Why Peter Hitchens Is Wrong About ‘Games of Thrones’

In recent article for First Things Magazine, author and scholar Peter Hitchens decided to aim his consternation at the hit series ‘Game of Thrones’ by novelist George RR Martin. Now, I’m unfamiliar with Hitchens work, but something he wrote in this piece got my attention after my Daily Wire colleague Paul Bois wrote it up.

He compares GoT to ‘The White Company’ and ‘Sir Nigel’ by Sir Arthur Conan Doyle along with the works of JRR Tolkien and CS Lewis. All of whom I admire a great deal.

Hitchens opines, “He gives twenty-first-century religious opinions to people who have fifteenth-­century lives” while complaining that Martin “fails to grasp this philosophical ethos.”

He goes on to complain that GoT does not adhere to typical fantasy fiction based on the Medieval Times and the Middle Ages claiming, “Chivalry, a real thing in Conan Doyle’s world, is for Martin a fraud.”

I shared a couple of thoughts about this on Twitter:

Now, I’ve not read GoT, but Hitchens makes a couple of mistakes. First of all, comparisons to medieval historical fiction make no sense because GoT is fantasy. Fantasy, while resembling a point in history, does not fall under the time restraints. The idea that authors should be bound by “philosophical ethos” puts them in a box. Creators have long explored art and fiction by breaking those boundaries. Sometimes it is good, sometimes it is bad, but an author shouldn’t have to follow “rules” set-up by subjective elites.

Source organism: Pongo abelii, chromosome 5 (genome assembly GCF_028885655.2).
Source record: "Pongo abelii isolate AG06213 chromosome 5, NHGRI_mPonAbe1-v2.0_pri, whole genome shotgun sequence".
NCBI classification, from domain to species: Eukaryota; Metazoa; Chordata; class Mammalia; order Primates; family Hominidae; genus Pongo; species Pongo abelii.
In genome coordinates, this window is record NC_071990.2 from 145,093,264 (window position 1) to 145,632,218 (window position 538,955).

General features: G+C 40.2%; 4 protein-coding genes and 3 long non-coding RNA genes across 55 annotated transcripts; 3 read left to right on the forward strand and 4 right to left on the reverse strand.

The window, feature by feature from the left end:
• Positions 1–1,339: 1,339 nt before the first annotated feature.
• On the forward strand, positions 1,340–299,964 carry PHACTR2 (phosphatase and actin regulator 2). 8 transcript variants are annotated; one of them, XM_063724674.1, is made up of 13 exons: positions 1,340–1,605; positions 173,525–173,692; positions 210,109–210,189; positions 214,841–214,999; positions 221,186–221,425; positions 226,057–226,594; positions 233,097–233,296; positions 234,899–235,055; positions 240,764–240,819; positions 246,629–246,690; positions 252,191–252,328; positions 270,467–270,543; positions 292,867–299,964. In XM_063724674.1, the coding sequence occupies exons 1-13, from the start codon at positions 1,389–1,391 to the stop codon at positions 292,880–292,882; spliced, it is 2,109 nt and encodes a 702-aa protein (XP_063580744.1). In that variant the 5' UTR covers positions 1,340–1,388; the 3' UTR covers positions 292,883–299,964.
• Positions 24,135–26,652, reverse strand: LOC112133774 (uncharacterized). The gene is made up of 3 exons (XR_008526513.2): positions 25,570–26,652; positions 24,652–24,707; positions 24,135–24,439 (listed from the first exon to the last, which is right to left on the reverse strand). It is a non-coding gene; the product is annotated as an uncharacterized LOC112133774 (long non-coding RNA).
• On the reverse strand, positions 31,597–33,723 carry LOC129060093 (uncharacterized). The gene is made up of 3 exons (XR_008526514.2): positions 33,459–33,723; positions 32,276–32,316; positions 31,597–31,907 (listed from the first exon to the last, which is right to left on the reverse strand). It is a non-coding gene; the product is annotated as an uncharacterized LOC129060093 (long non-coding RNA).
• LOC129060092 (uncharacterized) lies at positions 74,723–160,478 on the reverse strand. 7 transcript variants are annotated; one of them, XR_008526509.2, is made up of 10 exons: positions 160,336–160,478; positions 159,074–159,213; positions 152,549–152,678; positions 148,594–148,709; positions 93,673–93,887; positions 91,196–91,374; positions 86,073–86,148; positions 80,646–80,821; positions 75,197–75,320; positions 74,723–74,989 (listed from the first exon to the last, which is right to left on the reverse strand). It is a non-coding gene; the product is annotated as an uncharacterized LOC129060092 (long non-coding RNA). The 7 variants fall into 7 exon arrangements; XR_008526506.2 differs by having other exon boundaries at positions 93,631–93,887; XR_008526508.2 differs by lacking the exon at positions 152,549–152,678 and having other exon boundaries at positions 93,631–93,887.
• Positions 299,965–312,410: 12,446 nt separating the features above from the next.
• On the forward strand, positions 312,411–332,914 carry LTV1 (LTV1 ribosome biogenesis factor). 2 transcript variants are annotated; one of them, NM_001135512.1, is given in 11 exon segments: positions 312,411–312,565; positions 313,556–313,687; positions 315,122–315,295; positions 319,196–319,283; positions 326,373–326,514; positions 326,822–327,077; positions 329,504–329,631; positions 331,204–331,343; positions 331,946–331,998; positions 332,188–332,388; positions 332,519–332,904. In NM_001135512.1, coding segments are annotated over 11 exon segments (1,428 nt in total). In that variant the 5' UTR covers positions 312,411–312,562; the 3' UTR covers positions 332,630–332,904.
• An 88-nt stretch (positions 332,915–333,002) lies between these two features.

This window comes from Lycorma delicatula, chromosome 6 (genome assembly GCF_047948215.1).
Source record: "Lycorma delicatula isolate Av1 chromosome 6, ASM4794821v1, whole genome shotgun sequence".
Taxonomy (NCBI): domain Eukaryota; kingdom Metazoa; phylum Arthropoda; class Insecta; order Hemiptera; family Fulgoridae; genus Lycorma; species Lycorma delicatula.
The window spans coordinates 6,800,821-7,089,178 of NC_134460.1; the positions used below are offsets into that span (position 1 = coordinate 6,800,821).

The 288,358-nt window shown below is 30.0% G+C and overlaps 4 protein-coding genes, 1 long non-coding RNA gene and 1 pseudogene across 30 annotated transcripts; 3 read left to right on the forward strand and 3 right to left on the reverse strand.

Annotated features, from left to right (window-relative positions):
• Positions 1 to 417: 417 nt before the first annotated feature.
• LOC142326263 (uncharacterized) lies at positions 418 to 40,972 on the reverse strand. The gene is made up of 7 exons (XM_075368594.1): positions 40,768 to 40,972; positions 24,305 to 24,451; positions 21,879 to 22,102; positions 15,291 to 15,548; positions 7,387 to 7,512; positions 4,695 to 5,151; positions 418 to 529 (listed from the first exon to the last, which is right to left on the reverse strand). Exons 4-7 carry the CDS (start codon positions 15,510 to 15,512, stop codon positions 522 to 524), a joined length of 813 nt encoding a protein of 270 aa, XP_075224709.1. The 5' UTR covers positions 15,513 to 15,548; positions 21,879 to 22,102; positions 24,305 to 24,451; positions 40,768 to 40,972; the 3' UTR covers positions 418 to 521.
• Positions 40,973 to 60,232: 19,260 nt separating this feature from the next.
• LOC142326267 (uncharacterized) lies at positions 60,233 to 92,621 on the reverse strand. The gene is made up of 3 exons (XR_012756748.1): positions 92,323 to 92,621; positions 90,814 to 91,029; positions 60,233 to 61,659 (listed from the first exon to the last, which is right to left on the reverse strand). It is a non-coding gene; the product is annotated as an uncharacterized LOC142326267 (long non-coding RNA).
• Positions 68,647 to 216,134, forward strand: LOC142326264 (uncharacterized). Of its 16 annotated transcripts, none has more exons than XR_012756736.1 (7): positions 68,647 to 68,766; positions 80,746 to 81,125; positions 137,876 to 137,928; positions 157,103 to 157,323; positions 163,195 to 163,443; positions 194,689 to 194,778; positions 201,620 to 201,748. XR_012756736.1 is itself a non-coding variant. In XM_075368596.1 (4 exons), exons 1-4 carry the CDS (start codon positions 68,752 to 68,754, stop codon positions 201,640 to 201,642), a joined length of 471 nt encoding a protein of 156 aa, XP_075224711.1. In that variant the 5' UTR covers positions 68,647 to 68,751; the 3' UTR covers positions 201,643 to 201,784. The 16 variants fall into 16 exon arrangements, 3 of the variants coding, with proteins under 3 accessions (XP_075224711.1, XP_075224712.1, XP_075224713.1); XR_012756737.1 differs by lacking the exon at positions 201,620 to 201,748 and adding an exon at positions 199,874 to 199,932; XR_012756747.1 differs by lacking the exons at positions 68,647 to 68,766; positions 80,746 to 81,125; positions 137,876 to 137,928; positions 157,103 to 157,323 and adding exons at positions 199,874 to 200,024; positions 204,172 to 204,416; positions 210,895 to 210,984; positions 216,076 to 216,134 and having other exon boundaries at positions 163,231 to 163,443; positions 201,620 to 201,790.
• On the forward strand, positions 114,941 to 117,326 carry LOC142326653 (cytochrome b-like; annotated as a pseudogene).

George Martin is an outspoken atheist. Why would you expect his fantasy to be connected to any sort of faith? I do hope that he becomes one (a Christian), but I don’t expect that to be reflected in his fiction.

So what if he puts 21st Century values in his fantasy? It’s FANTASY FICTION. If it was historical fiction, that would be different, but it is his fictional world, let him write it as he pleases. Personally, I think (Peter Hitchens) is reading too much into this.

One final note, Peter Hitchens is no doubt a brilliant mind, but most often people become critics because they do not create. This elitism, that something is bad because it doesn’t follow the “rules,” is exactly that, elitism. As I said earlier, creators, whether they be playwrights, authors, artists, or whatever have long broken the mold. Comparing a fictional world like  Westeros and Essos, where seasons are years long, to historical fiction set in the fourteen century is silly.

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What do you think? Let me know in the comments below. While you are at it, check out my article So Is Henry Cavill Leaving The DCEU Or Not? Don’t forget to like, share, and subscribe for more posts like this one.

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